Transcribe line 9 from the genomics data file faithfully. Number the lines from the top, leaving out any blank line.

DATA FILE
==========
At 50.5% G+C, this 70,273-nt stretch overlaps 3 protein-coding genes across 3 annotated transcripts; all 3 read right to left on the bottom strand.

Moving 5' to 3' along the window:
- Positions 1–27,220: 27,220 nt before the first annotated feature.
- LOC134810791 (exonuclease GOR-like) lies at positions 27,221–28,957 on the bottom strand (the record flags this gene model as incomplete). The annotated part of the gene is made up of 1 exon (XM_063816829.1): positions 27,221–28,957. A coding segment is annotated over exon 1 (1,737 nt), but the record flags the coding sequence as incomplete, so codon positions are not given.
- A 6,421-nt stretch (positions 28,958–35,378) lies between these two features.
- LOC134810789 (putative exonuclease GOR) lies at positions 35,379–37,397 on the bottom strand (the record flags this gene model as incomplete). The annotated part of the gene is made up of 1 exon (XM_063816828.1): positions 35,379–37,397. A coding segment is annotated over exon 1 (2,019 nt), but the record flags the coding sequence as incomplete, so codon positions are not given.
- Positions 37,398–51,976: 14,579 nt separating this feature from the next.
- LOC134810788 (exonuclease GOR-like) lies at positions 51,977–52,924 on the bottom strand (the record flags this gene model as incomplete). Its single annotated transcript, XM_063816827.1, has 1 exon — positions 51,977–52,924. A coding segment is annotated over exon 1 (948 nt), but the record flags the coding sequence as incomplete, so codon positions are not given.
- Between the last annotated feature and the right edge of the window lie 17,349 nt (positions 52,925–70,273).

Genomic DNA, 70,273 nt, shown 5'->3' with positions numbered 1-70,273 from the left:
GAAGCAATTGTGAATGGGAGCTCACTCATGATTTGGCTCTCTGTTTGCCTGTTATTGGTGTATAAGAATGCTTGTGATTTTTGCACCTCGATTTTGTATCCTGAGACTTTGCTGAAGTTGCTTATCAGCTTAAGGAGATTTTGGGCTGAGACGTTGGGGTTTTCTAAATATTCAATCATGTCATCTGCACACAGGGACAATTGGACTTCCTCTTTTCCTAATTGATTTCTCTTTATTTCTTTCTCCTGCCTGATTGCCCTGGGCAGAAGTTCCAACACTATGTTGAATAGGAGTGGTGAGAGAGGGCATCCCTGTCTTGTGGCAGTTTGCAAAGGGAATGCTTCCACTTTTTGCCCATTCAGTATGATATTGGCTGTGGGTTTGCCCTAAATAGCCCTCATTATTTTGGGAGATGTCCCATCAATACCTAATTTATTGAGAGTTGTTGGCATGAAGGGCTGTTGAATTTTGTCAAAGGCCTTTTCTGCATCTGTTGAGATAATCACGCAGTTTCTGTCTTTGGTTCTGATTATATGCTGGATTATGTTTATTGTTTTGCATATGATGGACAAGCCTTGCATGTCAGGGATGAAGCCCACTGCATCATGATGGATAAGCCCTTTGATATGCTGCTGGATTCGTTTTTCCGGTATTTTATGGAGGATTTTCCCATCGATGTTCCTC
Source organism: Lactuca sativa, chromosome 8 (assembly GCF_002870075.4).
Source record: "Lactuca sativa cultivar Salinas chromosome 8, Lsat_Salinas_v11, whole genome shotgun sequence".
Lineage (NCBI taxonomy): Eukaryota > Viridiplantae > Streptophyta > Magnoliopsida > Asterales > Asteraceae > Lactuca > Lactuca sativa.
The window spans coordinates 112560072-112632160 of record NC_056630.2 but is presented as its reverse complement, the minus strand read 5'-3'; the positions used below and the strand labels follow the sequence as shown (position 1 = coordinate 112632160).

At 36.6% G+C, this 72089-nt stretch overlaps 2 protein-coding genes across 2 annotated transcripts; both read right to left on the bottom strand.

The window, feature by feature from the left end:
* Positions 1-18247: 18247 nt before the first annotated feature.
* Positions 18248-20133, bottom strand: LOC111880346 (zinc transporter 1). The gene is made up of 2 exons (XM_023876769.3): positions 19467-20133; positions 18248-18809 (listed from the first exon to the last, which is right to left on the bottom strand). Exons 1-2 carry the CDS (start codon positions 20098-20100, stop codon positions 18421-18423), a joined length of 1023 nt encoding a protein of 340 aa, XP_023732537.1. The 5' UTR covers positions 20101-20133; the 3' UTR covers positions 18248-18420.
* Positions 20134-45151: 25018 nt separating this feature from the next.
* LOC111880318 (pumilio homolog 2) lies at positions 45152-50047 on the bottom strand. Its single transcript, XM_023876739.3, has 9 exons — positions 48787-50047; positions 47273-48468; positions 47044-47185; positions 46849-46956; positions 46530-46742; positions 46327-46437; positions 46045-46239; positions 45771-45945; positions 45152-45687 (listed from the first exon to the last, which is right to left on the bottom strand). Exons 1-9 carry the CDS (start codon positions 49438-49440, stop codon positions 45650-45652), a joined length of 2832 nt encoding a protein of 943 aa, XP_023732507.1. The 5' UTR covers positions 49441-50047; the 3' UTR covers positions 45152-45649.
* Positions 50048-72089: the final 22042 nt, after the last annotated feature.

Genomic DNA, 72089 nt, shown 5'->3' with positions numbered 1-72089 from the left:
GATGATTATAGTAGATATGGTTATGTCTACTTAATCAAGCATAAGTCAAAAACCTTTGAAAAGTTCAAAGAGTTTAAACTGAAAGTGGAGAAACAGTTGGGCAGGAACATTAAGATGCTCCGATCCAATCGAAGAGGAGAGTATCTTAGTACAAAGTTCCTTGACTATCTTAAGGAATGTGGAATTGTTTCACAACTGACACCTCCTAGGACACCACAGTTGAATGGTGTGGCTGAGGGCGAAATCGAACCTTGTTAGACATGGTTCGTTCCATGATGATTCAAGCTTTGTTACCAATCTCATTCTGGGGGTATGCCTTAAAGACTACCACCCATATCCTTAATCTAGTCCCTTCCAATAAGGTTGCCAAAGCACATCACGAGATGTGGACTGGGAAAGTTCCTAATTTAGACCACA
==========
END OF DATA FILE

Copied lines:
- Between the last annotated feature and the right edge of the window lie 17,349 nt (positions 52,925–70,273).